You know the bad. He cheated, he lied, he bullied, he doped. All to be successful. And to be successful in the sports world means to win. Begging the age old question what would YOU do if in his Sidi's? 

If a magic but dangerous concoction was offered to get my rapidly deteriorating ass to a high-profile and profitable finish line and subsequently erode my health (or community standing) would I?

I don't know. That is as honest an answer as I can give. I just don't know. I might. How dangerous? I would hedge. What is the cost? Will it kill or just injure? Is it illegal because of political, medical, moral or sportsmanship reasons? Are there any alternatives? Can I take just a little and try it first? Is there a guarantee that it will work? What are the odds of getting caught? Are their nasty side-effects? Is everybody else doing it? How much does it cost? 

The list goes on. You might be a hard liner. Perhaps the UCI should have a zero tolerance policy. Maybe, just maybe we (the collective we) could get over ourselves and cut some of the hypocrisy that pervades almost all facets of professional sports. That is a maybe the size of Moby Dick. Lotsa blubber. 

Performance enhancing drugs have been used in sports and specifically pro cycling almost since inception. That famous grand tour in France every year has had volumes written about the riders and their favorite PED cocktails. It is told of many riders in the 'golden age' using a 50/50 combination of heroin and cocaine washed down with whatever local pinot noir happened to be available. Making today's scandals pale in comparison. Here is one story from my current read, Lance Armstrong's War by Daniel Coyle:

Tour champion Fausto Coppi said all riders took drugs, and anyone who claimed differently knew nothing of the sport. The interviewer asked if Coppi had used them. "Yes, when it is necessary," he replied. And when was it necessary? "Almost always." 

Badda bing. Like I said I have no agenda. Lance is going to get hammered because that is the world we live in. It is all about success. And when you succeed by breaking the rules, the litigation floodgates officially open with a new definition of it based upon how many zeros appear before the decimal point.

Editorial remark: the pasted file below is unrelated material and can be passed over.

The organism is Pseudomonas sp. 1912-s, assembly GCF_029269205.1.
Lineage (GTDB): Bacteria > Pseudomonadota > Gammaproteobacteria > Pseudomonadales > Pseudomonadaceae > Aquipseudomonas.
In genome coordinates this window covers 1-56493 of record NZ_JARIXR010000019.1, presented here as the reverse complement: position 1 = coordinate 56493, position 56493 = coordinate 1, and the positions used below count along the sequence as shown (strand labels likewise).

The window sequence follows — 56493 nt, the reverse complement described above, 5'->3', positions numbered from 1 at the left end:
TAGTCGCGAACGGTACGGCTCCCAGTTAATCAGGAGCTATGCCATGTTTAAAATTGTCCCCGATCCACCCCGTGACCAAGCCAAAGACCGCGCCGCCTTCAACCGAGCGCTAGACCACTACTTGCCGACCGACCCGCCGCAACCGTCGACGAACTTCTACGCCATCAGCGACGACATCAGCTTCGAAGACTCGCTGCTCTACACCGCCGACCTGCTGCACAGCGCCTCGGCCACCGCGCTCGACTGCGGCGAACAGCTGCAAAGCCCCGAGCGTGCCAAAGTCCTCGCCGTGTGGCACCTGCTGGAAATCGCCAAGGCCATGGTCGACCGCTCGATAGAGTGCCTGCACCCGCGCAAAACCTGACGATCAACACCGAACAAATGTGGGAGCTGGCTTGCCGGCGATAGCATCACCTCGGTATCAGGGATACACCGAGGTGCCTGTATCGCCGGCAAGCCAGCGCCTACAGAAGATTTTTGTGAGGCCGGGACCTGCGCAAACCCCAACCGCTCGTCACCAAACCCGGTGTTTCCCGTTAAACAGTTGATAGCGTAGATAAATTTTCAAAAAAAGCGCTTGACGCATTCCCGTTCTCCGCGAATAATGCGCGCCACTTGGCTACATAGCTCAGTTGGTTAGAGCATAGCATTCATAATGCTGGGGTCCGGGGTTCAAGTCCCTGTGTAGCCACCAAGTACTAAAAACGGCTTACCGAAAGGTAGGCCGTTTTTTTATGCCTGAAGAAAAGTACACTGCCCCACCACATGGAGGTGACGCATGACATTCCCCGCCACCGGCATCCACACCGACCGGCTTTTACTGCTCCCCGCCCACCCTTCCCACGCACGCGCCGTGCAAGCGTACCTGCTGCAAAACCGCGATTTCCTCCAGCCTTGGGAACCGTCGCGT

Let's please move on. Take the lesson, learn from the mistakes, improve. 

I will do it organically thank you. I want to be a lover and a storyteller. 

That is success in my book. 

Sunday, February 17, 2013


I was feeling old last week. The unidentified energy zapping ailment that caused my visit to the ER had told us what is wasn't (a heart related incident) but was sadly negligent as to diagnosing what it was. The good news is that the two cuts on my finger that coincidentally 'occurred' the same day, have healed so quickly and completely that I am without a bandage. I don't know, but to me three weeks from a deep bone revealing gash to complete cellular rejuvenation seems pretty miraculous. I am deeply grateful to all parties responsible, even the folks at Harrison who submitted the initial bill for emergency services yesterday. I suppose an EKG, blood test, X-Ray and hands-on evaluation to prescribe rest is worth $3,200. 

Maybe those feelings of age were misinterpreted. Maybe what I was feeling was actually the woe of indigence. Maybe the pain was emulating more from my pocket than from my pancreas. Thirty-two hun. Ouch. Let's see, that works out to be eighty spin classes. Leading my average of three per week, I will have this bill paid by about October. Maybe by then we can find out what the real culprit is. 

We do know a few things. One, staying fit helps. Two, staying consistent helps. Three, finding something you are, or can become, passionate about helps. Four, managing stress helps. Five, eating right helps. Six, getting enough rest and recovery time helps. Seven: Laughing helps. Eight: Being grateful helps. Nine: Giving helps. Ten: Loving helps. 

Here are a few examples. First is a clever way to, ahem, balance training and eating (embedded video above) Then a microscopic look at some muscle differences between aging triathletes and aging sedentaries. I was particularly pleased with the authors term "chronic disuse." I do NOT want any of THAT shit, that you very much. Then, we see that intensity is not the cause of injury. Here is a look at some key elements for successful training for the aging athlete containing this question answering gem: Fast Twitch muscle fibers don't turn into slow twitch muscle fibers. Without adequate training, fast twitch muscle fibers simply atrophy. It is vital for an older athlete to maintain proper training to keep from losing fast twitch muscle. Here is a great, detailed article on training master athletes. And lastly, to let you know how I intend to tackle the next block of periodization, a poem by Dylan Thomas. I think you know the one.

I might be feeling slow. I might be feeling unfairly pressured by inflation. But I will NOT go gentle into that good night. 

Pic: The chairs of retirement will have to wait. Please notice Trixie in the stand awaiting tune-up. 

Friday, February 15, 2013


In this timely article the author (carrying the load of leading the Training Peaks Education Department no less) makes the case for a mojo reset. She calls it the Holiday Hangover.  I am very familiar with its symptoms. I might even run for another couple of Tums before I finish this post.